Multimedia Musings

by Christopher J. Spurlock

Monthly Archives: September 2010

Restoring Sanity

As you may or may not have heard, Jon Stewart, host of “The Daily Show,” has decided to put on a rally on the National Mall in Washington, D.C. He’s calling the event The Rally to Restore Sanity, and he’s said the rally is aimed at those “who feel that the loudest voices shouldn’t be the only ones that get heard; and who believe that the only time it’s appropriate to draw a Hitler mustache on someone is when that person is actually Hitler. Or Charlie Chaplin in certain roles.”

In recent months, there has been an outbreak of absurdly extreme dialog within the political discussion, and this rally is Stewart’s attempt to “take it down a notch, for America.” He’s trying to speak not to the 20 percent of the population on the extreme right and left, but to that middle 80 percent of Americans who “shouting is annoying, counterproductive, and terrible for your throat.”

After hearing about this rally and really giving some thought to the idea that we need to take it down a notch, I couldn’t help but ask myself, “Are we responsible? Have we, as the media, been encouraging this ridiculous name-calling and childish banter?”

I have my own answer to that question (which I’ll post later), but what about you? What do you think?

Go forth, and discuss!

The users are mad as hell…but are we listening to them yell?

Howard Beale is pissed! You should be, too!

Last night (while I should have been studying for a quiz) I came across a blog post that really piqued my attention. I think it was the post’s title, “The Journalists Formerly Known as the Media: My Advice to the Next Generation,” that really got me. (I’m not sure if it’s because I’m graduating soon, but lately I’ve been paying more attention to all of this “future of journalism” chatter.) Combined with my immediate desire to procrastinate, my curiosity was enough to get me to start reading.

The post’s author, Jay Rosen, is a journalism professor at NYU and one of the leading journalism scholars in the nation. Last week, he gave a speech to the incoming class of journalism students at Sciences Po école du journalisme in Paris, France; he then took the transcript of that speech and adapted it for his blog.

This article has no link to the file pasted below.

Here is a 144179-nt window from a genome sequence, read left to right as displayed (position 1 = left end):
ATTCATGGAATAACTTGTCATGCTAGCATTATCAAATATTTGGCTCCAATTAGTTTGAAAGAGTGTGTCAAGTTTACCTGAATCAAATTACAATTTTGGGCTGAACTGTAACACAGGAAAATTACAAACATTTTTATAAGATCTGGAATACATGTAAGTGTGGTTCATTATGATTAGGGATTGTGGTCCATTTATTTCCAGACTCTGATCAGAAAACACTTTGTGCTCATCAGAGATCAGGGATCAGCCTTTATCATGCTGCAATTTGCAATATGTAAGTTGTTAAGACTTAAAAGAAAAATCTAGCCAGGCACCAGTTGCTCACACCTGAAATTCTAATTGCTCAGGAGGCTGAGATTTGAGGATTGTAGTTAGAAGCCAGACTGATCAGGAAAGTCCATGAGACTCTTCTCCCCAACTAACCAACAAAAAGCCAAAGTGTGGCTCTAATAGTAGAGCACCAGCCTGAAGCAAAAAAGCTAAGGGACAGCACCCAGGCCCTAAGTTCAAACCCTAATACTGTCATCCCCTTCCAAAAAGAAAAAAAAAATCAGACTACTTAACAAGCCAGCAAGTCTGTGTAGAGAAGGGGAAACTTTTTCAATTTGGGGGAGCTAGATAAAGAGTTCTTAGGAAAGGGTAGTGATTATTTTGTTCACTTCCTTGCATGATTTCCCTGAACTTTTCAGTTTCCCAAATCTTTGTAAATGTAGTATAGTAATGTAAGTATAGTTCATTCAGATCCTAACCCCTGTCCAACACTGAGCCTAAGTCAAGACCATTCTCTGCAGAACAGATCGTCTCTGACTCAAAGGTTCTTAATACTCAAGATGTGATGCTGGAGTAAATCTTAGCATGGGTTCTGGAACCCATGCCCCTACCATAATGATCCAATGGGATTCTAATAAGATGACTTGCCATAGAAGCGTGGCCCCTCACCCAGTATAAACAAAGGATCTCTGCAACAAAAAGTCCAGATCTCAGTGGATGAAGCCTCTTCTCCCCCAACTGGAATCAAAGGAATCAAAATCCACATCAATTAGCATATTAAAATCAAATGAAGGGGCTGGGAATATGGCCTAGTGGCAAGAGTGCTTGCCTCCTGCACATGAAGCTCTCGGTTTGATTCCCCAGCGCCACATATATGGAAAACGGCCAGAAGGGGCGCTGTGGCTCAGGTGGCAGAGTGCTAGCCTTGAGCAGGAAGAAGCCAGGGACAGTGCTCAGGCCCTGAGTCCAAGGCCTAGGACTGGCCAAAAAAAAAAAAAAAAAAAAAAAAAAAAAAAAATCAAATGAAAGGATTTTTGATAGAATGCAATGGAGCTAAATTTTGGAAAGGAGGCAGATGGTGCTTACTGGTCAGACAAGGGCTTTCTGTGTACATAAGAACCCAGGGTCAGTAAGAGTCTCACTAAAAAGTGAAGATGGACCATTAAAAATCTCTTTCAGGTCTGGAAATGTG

In the post, he begins by referencing the 1976 movie Network. Because I’m under the age of 50, I’ve never seen the film, but I watched the clip he embedded. What I watched was the (apparently) infamous scene in which TV anchor Howard Beale goes a bit nutty on air and tells his viewers to go to their windows, open them up, stick their heads out and yell, “I’m mad as hell and I’m not going to take it anymore!” Incredibly, the people did just that.

Initially, I wasn’t sure why he included the clip. What point was Rosen trying to make here? He explained by writing,

“In my reading of [the scene], the filmmakers are showing us what the mass audience was: a particular way of arranging and connecting people in space. Viewers are connected “up” to the big spectacle, but they are disconnected from one another… When they disconnect from TV and go to their windows, they are turning away from Big Media and turning toward one another. And as their shouts echo across an empty public square they discover just how many other people had been ‘out there,’ watching television in atomized simultaneity, instead of doing something about the inarticulate rage that Beale put into words.”